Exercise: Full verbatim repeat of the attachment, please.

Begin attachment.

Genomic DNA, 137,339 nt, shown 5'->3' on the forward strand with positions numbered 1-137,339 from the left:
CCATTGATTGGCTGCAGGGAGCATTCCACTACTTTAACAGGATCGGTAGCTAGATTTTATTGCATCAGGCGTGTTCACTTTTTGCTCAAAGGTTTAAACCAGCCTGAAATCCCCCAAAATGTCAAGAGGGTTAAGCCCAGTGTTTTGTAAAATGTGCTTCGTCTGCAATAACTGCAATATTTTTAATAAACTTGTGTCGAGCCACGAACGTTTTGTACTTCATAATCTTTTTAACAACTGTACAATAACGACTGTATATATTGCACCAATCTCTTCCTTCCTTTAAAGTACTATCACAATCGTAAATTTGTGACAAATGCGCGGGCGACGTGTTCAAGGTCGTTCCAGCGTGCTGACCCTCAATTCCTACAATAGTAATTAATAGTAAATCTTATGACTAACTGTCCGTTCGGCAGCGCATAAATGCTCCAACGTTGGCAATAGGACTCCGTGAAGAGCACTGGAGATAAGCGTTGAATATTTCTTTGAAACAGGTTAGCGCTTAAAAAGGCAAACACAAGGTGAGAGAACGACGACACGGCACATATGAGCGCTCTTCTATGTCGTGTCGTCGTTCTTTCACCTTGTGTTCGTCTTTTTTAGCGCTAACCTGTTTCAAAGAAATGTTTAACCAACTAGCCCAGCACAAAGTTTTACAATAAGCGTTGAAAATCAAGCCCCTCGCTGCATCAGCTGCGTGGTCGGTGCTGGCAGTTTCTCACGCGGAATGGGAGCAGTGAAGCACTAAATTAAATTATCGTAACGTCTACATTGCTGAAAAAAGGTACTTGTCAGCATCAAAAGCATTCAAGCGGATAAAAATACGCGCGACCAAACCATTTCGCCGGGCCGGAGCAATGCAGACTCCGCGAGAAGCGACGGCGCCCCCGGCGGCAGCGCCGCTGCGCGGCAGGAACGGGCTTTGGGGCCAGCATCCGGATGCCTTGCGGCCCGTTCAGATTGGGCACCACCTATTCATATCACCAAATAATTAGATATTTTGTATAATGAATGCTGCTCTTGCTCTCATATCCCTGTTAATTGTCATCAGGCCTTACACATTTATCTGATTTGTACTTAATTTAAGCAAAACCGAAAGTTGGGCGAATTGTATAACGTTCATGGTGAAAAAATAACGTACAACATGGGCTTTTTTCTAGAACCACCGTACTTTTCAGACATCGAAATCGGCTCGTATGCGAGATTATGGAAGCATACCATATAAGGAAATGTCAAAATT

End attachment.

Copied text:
Genomic DNA, 137,339 nt, shown 5'->3' on the forward strand with positions numbered 1-137,339 from the left:
CCATTGATTGGCTGCAGGGAGCATTCCACTACTTTAACAGGATCGGTAGCTAGATTTTATTGCATCAGGCGTGTTCACTTTTTGCTCAAAGGTTTAAACCAGCCTGAAATCCCCCAAAATGTCAAGAGGGTTAAGCCCAGTGTTTTGTAAAATGTGCTTCGTCTGCAATAACTGCAATATTTTTAATAAACTTGTGTCGAGCCACGAACGTTTTGTACTTCATAATCTTTTTAACAACTGTACAATAACGACTGTATATATTGCACCAATCTCTTCCTTCCTTTAAAGTACTATCACAATCGTAAATTTGTGACAAATGCGCGGGCGACGTGTTCAAGGTCGTTCCAGCGTGCTGACCCTCAATTCCTACAATAGTAATTAATAGTAAATCTTATGACTAACTGTCCGTTCGGCAGCGCATAAATGCTCCAACGTTGGCAATAGGACTCCGTGAAGAGCACTGGAGATAAGCGTTGAATATTTCTTTGAAACAGGTTAGCGCTTAAAAAGGCAAACACAAGGTGAGAGAACGACGACACGGCACATATGAGCGCTCTTCTATGTCGTGTCGTCGTTCTTTCACCTTGTGTTCGTCTTTTTTAGCGCTAACCTGTTTCAAAGAAATGTTTAACCAACTAGCCCAGCACAAAGTTTTACAATAAGCGTTGAAAATCAAGCCCCTCGCTGCATCAGCTGCGTGGTCGGTGCTGGCAGTTTCTCACGCGGAATGGGAGCAGTGAAGCACTAAATTAAATTATCGTAACGTCTACATTGCTGAAAAAAGGTACTTGTCAGCATCAAAAGCATTCAAGCGGATAAAAATACGCGCGACCAAACCATTTCGCCGGGCCGGAGCAATGCAGACTCCGCGAGAAGCGACGGCGCCCCCGGCGGCAGCGCCGCTGCGCGGCAGGAACGGGCTTTGGGGCCAGCATCCGGATGCCTTGCGGCCCGTTCAGATTGGGCACCACCTATTCATATCACCAAATAATTAGATATTTTGTATAATGAATGCTGCTCTTGCTCTCATATCCCTGTTAATTGTCATCAGGCCTTACACATTTATCTGATTTGTACTTAATTTAAGCAAAACCGAAAGTTGGGCGAATTGTATAACGTTCATGGTGAAAAAATAACGTACAACATGGGCTTTTTTCTAGAACCACCGTACTTTTCAGACATCGAAATCGGCTCGTATGCGAGATTATGGAAGCATACCATATAAGGAAATGTCAAAATT